A loss of function — even a temporary one — could cause a worker to feel depressed. Fifty percent of injured workers experience depressive symptoms during the first month after their injury, according to MedRisk’s 2023 Industry Outlook.

As with age, these factors can cause a worker to take longer to recover and utilize more physical therapy sessions than someone who may not be experiencing depression and anxiety. Per MedRisk’s report, injured workers with anxiety have 7% higher physical therapy utilization than those without.

Physical therapy providers, who often meet with patients frequently, are in a great position to assess whether a patient is struggling with mental health concerns and determine how those factors are impacting recovery.

“There’s a lot of opportunity to gather the type of intel that’s needed to really paint a picture of what might be going on in these cases,” Peers said.

“You’re spending a lot of time getting to know someone, engaging in how this is impacting their life, how it’s impacting their financial situation, their relationships at home, their relationship with their coworkers.”

Once a provider understands if a worker is struggling with depression and anxiety, they can try to mitigate it by easing fears about the recovery process and assuring the injured worker they will heal, even if they’re struggling with PT exercises or feeling pain in the moment. That additional support during the process can go a long way in shifting recovery outcomes.

“There’s things that can be done when you know that there’s anxiety and depression to be able to craft treatment programs that with evidence-based guidelines to account for these things that provide the type of support that someone might need as they work through the rehab process,” Peers said.

A Partner Suited for Todays Risks

MedRisk uses their extensive claims data to identify the best providers for a particular case, helping improve recovery outcomes. They consider a provider’s experience with different types of injuries, how they work with workers from different industries and their record of helping employees return-to-work.

“​​We’re able to leverage all that data that we have to be able to say that we can find the best provider for an individual case,” said Aubrie Cunningham, MedRisk’s senior vice president of business intelligence and analytics.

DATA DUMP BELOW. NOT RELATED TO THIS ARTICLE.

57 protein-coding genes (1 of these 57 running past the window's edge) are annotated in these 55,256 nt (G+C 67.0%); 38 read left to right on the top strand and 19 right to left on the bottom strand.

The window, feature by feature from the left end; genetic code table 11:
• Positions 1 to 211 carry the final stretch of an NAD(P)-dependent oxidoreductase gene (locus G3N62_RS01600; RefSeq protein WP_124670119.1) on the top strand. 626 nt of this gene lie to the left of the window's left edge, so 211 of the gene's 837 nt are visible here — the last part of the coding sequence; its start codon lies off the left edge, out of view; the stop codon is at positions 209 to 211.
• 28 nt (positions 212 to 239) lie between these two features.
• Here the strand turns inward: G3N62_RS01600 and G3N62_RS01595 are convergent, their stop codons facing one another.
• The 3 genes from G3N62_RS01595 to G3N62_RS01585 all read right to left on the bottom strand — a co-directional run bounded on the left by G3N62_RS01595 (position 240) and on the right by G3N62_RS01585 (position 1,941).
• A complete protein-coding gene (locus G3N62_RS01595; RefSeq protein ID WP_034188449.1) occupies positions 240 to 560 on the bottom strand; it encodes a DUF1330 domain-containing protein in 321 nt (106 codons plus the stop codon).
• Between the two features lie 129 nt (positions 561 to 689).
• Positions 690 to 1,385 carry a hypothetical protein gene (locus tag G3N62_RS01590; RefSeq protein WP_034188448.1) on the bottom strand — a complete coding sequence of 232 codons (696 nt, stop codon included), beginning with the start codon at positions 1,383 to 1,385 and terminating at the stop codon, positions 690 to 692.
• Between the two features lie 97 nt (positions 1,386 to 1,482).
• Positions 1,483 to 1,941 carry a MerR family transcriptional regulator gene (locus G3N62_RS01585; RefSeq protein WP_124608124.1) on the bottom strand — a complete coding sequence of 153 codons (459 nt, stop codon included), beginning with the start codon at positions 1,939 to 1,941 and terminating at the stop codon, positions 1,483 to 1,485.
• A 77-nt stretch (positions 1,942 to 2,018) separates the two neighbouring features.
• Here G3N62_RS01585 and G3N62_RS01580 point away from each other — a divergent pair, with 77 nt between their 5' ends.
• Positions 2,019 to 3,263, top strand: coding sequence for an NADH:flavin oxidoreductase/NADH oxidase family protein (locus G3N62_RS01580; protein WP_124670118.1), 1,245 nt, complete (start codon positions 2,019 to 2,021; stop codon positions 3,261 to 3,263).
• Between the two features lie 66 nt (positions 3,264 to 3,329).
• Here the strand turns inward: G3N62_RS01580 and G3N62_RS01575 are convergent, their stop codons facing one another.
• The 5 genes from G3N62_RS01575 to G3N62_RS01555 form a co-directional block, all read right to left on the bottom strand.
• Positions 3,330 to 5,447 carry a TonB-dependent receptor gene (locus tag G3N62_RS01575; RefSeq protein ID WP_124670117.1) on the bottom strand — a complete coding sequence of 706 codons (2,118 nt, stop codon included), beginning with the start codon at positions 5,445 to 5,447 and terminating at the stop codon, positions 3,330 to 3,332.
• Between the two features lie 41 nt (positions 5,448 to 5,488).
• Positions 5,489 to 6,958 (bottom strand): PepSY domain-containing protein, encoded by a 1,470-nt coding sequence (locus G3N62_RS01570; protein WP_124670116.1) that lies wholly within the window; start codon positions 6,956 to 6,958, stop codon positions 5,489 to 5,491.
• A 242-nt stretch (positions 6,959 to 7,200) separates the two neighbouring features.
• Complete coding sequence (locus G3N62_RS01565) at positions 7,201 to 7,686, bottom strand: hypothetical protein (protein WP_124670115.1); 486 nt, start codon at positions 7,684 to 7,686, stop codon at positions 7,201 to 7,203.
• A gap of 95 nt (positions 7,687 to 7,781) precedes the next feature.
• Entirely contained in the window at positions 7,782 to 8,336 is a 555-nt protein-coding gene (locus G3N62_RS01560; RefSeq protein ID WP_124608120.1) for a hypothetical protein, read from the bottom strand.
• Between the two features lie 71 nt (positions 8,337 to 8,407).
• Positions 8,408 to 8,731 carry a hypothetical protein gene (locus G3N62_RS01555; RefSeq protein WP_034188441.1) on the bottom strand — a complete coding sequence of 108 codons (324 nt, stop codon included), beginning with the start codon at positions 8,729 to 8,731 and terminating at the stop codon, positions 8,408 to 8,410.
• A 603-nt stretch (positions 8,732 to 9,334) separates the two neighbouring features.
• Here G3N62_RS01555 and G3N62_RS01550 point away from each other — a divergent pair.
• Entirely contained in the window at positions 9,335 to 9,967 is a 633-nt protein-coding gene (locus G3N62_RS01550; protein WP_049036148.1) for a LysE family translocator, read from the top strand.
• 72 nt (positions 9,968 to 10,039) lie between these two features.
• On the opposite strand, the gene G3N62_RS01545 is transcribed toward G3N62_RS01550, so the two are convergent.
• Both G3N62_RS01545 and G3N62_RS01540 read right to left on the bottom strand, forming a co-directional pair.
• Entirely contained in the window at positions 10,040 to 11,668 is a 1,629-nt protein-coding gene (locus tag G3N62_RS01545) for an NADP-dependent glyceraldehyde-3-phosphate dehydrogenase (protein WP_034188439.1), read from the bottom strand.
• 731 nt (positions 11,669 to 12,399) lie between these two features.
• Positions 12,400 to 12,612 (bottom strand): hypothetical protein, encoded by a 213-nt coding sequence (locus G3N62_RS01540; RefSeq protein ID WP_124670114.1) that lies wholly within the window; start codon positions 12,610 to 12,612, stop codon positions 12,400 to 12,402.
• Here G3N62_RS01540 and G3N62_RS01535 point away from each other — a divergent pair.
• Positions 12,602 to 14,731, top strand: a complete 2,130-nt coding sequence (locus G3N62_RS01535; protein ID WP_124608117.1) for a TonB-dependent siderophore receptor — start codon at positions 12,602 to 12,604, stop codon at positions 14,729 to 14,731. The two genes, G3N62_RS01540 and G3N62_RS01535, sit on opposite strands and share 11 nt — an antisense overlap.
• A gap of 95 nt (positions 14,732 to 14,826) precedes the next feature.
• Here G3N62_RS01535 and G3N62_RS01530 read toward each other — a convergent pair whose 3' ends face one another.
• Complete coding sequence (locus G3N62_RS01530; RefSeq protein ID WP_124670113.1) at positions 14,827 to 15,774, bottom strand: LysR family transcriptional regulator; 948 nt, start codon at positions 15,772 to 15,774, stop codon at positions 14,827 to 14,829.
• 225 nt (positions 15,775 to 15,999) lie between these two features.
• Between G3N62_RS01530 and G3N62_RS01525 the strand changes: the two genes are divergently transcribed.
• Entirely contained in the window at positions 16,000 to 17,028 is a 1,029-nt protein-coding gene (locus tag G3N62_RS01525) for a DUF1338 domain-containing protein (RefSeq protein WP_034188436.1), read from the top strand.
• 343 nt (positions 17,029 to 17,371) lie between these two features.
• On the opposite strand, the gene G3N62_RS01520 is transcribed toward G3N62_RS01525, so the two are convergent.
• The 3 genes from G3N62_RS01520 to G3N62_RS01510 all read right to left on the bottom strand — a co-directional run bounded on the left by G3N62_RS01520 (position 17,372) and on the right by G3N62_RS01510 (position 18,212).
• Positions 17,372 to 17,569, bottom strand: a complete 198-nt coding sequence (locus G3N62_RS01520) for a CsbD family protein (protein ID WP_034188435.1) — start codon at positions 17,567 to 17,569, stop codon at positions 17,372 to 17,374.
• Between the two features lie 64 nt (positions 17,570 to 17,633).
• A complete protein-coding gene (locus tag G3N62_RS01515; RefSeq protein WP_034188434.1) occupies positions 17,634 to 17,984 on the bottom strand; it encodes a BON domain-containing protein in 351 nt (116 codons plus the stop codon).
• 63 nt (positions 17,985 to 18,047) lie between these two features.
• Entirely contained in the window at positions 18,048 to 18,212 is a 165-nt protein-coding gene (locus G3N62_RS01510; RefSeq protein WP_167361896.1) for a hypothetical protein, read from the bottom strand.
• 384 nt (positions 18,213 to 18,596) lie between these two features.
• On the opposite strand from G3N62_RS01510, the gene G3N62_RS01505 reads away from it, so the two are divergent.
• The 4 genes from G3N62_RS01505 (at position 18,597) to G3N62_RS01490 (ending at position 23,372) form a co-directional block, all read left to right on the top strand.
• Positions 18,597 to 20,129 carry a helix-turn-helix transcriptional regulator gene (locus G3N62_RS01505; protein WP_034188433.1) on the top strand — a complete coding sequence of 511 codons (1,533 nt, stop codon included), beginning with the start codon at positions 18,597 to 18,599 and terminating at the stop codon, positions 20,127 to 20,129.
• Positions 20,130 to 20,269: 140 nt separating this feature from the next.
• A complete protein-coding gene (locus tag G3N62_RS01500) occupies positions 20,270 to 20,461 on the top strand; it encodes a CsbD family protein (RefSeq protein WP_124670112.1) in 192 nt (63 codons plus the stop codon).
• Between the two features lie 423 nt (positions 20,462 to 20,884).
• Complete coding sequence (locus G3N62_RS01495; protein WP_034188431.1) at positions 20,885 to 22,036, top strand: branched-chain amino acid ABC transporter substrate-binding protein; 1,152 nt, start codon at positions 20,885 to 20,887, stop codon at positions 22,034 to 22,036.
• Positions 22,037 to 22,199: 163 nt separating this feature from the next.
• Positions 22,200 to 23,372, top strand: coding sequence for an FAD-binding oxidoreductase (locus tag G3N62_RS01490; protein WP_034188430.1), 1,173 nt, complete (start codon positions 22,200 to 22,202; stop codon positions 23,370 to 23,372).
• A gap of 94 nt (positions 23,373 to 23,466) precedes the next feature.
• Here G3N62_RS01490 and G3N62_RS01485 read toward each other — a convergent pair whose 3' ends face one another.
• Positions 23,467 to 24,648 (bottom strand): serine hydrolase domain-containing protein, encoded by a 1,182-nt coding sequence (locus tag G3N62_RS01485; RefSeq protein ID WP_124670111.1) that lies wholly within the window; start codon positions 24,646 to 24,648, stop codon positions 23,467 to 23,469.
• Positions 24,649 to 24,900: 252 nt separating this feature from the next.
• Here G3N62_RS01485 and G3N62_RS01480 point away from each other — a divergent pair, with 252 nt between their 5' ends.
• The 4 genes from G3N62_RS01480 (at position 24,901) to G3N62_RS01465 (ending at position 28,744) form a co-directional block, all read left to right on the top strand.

Once a provider is selected, MedRisk supports them throughout the claim’s process. If outside factors, like age or mental health, are impacting a claim and delaying an injured worker’s recovery, MedRisk’s team of physical therapists will step in and help the provider make a plan to get things back on track.

With over 27 years in the business, MedRisk is uniquely positioned to help clients manage physical therapy challenges that could arise from age and mental health-related concerns. The company draws on their extensive experience to create solutions that support patient recovery and improve outcomes.

The firm scores the potential risks associated with individual claims and makes recommendations for recovery. Their system is able to rapidly gather claims insights and share them with payers and providers alike.

“Part of our task is to try and make things a little easier for the providers while also making things easier and more convenient transparent for the payers,” Cunningham said. “It’s an opportunity to leverage the data that we’re collecting in a way that can help others make meaningful decisions.”

To learn more, visit https://www.medrisknet.com/.



This article was produced by the R&I Brand Studio, a unit of the advertising department of Risk & Insurance, in collaboration with MedRisk. The editorial staff of Risk & Insurance had no role in its preparation.

MedRisk is the leader in physical rehabilitation for the workers’ compensation industry. Our clinically based program ensures evidence-based care, reduces costs, and promotes return to work.